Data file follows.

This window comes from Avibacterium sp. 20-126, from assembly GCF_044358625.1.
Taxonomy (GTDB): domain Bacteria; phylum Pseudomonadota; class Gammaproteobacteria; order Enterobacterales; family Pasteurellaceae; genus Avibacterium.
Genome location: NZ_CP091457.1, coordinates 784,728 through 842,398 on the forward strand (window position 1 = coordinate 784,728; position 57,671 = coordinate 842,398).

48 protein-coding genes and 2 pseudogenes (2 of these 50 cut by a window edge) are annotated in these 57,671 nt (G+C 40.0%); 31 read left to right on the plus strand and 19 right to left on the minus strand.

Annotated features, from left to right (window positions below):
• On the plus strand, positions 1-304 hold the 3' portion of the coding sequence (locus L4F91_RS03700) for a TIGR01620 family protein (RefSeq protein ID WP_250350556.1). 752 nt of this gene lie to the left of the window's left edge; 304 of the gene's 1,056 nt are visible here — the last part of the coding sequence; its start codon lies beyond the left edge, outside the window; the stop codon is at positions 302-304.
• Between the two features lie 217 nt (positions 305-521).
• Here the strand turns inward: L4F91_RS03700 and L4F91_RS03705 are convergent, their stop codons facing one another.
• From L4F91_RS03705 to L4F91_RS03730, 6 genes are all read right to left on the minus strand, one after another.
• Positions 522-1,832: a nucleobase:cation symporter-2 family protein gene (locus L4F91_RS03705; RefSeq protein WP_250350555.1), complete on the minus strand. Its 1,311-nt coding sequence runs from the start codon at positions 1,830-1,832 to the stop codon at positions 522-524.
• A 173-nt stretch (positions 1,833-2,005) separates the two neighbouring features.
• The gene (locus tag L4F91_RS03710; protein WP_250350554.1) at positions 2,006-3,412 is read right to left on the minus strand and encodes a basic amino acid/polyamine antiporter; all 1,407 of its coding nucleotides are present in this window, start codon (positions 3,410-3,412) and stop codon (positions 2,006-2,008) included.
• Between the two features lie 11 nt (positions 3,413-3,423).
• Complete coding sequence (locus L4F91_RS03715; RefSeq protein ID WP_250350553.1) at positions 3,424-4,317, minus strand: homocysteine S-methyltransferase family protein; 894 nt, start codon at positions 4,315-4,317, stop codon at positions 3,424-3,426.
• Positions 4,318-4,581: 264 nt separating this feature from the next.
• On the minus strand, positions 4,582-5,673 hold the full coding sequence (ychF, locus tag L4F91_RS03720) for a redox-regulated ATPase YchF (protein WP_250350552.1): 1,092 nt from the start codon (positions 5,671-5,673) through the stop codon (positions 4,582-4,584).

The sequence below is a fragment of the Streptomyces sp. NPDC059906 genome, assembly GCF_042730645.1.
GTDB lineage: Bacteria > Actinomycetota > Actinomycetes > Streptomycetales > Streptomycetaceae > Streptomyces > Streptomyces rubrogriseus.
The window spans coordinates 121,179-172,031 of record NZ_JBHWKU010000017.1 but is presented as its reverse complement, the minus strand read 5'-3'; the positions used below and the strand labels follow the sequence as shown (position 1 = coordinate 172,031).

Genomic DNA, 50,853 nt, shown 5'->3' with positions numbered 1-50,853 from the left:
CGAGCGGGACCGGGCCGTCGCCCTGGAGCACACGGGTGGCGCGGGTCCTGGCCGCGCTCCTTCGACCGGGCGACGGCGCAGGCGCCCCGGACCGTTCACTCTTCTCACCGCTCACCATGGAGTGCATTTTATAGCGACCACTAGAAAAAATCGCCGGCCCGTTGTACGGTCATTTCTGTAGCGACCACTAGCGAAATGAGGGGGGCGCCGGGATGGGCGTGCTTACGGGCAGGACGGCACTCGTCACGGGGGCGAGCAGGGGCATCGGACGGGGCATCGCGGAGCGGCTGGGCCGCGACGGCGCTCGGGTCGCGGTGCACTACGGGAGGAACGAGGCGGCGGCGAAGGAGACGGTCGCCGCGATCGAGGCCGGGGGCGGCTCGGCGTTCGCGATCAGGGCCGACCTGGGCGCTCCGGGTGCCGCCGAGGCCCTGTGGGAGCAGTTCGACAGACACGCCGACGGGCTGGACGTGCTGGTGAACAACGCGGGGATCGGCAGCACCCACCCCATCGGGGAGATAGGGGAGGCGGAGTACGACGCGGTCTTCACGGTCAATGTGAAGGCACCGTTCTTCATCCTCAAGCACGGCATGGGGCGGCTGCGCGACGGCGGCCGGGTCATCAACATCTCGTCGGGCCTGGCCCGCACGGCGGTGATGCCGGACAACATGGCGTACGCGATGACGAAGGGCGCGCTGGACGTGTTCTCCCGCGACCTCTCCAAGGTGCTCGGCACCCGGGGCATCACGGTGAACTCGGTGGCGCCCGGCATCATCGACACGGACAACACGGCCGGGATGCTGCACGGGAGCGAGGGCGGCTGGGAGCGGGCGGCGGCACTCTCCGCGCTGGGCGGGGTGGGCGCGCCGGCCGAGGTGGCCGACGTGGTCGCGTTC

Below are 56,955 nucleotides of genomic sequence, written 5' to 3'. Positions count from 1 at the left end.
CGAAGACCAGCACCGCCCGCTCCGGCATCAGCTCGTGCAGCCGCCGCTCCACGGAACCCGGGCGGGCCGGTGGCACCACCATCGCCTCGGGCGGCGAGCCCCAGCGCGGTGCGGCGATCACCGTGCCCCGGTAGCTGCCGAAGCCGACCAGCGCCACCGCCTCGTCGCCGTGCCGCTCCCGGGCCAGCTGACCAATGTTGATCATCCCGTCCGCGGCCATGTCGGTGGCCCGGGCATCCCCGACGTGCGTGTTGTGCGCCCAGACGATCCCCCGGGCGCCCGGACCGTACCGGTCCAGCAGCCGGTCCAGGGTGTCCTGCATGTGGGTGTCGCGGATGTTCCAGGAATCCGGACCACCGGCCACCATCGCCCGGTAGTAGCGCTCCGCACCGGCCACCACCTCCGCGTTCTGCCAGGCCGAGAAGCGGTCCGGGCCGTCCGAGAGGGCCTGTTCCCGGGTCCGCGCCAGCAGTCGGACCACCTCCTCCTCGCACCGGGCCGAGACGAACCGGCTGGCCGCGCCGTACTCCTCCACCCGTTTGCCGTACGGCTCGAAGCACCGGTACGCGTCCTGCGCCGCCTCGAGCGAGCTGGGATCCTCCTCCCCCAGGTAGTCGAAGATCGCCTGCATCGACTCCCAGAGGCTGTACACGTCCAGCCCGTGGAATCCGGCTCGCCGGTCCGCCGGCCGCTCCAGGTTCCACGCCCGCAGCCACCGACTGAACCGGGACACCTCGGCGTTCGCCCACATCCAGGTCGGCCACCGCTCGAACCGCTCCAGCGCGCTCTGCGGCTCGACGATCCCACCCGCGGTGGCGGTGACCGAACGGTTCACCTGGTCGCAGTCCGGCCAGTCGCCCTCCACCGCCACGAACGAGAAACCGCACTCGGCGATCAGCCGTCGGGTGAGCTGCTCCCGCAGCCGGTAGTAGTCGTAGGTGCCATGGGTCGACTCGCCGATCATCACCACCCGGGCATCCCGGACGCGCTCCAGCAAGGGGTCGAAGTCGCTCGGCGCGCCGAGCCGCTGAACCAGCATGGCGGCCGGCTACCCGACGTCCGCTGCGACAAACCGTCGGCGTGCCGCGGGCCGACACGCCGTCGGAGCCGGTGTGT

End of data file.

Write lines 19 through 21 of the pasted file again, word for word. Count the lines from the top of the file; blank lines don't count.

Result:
The window spans coordinates 121,179-172,031 of record NZ_JBHWKU010000017.1 but is presented as its reverse complement, the minus strand read 5'-3'; the positions used below and the strand labels follow the sequence as shown (position 1 = coordinate 172,031).

Genomic DNA, 50,853 nt, shown 5'->3' with positions numbered 1-50,853 from the left:
CGAGCGGGACCGGGCCGTCGCCCTGGAGCACACGGGTGGCGCGGGTCCTGGCCGCGCTCCTTCGACCGGGCGACGGCGCAGGCGCCCCGGACCGTTCACTCTTCTCACCGCTCACCATGGAGTGCATTTTATAGCGACCACTAGAAAAAATCGCCGGCCCGTTGTACGGTCATTTCTGTAGCGACCACTAGCGAAATGAGGGGGGCGCCGGGATGGGCGTGCTTACGGGCAGGACGGCACTCGTCACGGGGGCGAGCAGGGGCATCGGACGGGGCATCGCGGAGCGGCTGGGCCGCGACGGCGCTCGGGTCGCGGTGCACTACGGGAGGAACGAGGCGGCGGCGAAGGAGACGGTCGCCGCGATCGAGGCCGGGGGCGGCTCGGCGTTCGCGATCAGGGCCGACCTGGGCGCTCCGGGTGCCGCCGAGGCCCTGTGGGAGCAGTTCGACAGACACGCCGACGGGCTGGACGTGCTGGTGAACAACGCGGGGATCGGCAGCACCCACCCCATCGGGGAGATAGGGGAGGCGGAGTACGACGCGGTCTTCACGGTCAATGTGAAGGCACCGTTCTTCATCCTCAAGCACGGCATGGGGCGGCTGCGCGACGGCGGCCGGGTCATCAACATCTCGTCGGGCCTGGCCCGCACGGCGGTGATGCCGGACAACATGGCGTACGCGATGACGAAGGGCGCGCTGGACGTGTTCTCCCGCGACCTCTCCAAGGTGCTCGGCACCCGGGGCATCACGGTGAACTCGGTGGCGCCCGGCATCATCGACACGGACAACACGGCCGGGATGCTGCACGGGAGCGAGGGCGGCTGGGAGCGGGCGGCGGCACTCTCCGCGCTGGGCGGGGTGGGCGCGCCGGCCGAGGTGGCCGACGTGGTCGCGTTC